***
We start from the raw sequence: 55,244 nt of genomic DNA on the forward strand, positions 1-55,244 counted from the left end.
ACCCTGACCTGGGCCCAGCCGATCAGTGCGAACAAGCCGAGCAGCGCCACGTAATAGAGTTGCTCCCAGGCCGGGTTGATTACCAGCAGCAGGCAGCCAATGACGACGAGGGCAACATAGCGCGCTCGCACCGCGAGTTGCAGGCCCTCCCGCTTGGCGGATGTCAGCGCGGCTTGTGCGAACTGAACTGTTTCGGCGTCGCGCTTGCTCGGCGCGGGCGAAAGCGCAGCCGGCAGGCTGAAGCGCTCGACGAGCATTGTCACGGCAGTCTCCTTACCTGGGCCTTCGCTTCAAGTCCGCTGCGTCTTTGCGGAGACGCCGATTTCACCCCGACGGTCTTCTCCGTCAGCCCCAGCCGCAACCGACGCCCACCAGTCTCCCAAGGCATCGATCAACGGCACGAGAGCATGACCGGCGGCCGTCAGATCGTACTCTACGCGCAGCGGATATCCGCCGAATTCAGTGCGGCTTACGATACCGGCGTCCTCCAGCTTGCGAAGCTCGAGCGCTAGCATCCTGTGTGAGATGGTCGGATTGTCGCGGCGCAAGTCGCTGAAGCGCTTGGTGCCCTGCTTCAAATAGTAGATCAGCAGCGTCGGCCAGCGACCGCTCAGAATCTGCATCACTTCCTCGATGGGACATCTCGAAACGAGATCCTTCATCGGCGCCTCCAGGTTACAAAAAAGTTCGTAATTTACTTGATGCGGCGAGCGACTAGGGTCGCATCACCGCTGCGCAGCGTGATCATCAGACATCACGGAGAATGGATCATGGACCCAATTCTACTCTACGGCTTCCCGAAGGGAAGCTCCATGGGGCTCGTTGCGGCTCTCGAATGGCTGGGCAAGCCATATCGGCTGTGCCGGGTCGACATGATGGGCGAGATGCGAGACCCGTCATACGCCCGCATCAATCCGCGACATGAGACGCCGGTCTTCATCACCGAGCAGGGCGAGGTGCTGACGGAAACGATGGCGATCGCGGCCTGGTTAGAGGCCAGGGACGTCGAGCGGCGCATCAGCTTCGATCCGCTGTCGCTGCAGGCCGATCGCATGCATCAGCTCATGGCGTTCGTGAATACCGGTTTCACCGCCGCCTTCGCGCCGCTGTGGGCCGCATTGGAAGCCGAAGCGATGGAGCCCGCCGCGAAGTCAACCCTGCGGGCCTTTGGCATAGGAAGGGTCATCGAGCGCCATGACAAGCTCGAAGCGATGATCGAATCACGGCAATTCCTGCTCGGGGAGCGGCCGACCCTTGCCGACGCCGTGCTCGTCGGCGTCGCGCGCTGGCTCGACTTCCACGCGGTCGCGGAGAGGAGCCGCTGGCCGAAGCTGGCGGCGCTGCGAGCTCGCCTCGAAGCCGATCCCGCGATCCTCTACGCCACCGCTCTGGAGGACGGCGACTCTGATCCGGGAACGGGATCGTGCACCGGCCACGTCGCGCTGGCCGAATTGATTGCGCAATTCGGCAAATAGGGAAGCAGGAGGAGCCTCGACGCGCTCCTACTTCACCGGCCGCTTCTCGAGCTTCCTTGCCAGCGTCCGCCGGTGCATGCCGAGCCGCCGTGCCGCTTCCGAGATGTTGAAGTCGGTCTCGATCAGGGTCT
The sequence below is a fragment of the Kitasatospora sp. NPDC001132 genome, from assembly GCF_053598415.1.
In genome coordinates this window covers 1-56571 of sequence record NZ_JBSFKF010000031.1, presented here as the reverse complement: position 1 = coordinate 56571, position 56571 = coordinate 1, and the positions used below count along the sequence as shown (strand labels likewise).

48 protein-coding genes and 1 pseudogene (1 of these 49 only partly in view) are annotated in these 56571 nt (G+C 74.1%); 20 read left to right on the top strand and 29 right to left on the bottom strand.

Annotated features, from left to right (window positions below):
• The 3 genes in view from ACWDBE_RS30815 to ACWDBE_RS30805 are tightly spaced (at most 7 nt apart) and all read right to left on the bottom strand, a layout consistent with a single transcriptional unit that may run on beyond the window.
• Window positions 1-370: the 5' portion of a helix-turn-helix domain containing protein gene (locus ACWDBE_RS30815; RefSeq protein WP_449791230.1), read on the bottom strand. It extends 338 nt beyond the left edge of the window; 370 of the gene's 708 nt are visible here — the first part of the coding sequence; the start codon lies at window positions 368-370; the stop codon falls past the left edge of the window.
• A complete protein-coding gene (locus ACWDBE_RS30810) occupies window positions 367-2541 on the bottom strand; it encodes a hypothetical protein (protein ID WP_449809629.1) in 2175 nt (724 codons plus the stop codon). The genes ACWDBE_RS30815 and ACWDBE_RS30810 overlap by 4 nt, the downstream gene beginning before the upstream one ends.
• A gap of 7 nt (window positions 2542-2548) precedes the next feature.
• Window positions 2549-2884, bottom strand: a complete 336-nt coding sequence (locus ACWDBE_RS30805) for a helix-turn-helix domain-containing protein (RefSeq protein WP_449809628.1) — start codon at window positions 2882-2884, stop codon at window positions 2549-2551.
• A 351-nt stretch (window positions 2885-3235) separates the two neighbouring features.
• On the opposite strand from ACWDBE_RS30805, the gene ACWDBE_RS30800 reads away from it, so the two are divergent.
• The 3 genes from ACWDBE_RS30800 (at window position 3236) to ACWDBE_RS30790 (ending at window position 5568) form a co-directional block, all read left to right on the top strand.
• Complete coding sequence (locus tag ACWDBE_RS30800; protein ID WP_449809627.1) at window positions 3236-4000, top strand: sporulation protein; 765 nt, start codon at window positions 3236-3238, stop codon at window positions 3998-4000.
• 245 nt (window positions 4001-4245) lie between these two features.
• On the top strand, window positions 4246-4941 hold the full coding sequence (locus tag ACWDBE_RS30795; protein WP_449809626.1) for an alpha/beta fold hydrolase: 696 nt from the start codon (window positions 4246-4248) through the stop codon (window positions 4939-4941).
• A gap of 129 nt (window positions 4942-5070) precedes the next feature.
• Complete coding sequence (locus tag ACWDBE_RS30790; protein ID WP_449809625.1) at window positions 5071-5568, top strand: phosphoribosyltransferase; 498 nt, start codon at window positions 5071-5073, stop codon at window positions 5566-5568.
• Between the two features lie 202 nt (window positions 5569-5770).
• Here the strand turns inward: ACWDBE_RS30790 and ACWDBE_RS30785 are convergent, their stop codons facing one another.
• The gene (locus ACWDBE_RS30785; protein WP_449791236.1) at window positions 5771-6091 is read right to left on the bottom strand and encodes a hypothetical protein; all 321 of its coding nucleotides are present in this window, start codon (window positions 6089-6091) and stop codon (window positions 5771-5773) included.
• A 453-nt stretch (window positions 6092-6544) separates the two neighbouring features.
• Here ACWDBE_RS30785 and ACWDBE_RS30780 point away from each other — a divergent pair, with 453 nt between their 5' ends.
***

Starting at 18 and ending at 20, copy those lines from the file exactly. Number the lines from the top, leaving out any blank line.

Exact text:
• A gap of 129 nt (window positions 4942-5070) precedes the next feature.
• Complete coding sequence (locus tag ACWDBE_RS30790; protein ID WP_449809625.1) at window positions 5071-5568, top strand: phosphoribosyltransferase; 498 nt, start codon at window positions 5071-5073, stop codon at window positions 5566-5568.
• Between the two features lie 202 nt (window positions 5569-5770).